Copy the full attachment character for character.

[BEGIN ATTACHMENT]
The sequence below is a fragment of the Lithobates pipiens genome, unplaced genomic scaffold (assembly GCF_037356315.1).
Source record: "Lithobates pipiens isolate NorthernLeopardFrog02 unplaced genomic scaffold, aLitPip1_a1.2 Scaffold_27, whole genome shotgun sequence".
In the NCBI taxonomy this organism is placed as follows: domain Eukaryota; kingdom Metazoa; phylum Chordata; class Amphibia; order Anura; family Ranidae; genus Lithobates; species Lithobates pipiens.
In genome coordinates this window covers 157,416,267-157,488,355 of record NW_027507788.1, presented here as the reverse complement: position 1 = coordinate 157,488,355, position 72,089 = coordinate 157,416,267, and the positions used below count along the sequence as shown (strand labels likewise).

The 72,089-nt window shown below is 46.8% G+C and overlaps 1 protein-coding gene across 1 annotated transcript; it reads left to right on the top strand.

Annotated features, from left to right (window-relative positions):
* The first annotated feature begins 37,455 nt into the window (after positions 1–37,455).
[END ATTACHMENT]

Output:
The sequence below is a fragment of the Lithobates pipiens genome, unplaced genomic scaffold (assembly GCF_037356315.1).
Source record: "Lithobates pipiens isolate NorthernLeopardFrog02 unplaced genomic scaffold, aLitPip1_a1.2 Scaffold_27, whole genome shotgun sequence".
In the NCBI taxonomy this organism is placed as follows: domain Eukaryota; kingdom Metazoa; phylum Chordata; class Amphibia; order Anura; family Ranidae; genus Lithobates; species Lithobates pipiens.
In genome coordinates this window covers 157,416,267-157,488,355 of record NW_027507788.1, presented here as the reverse complement: position 1 = coordinate 157,488,355, position 72,089 = coordinate 157,416,267, and the positions used below count along the sequence as shown (strand labels likewise).

The 72,089-nt window shown below is 46.8% G+C and overlaps 1 protein-coding gene across 1 annotated transcript; it reads left to right on the top strand.

Annotated features, from left to right (window-relative positions):
* The first annotated feature begins 37,455 nt into the window (after positions 1–37,455).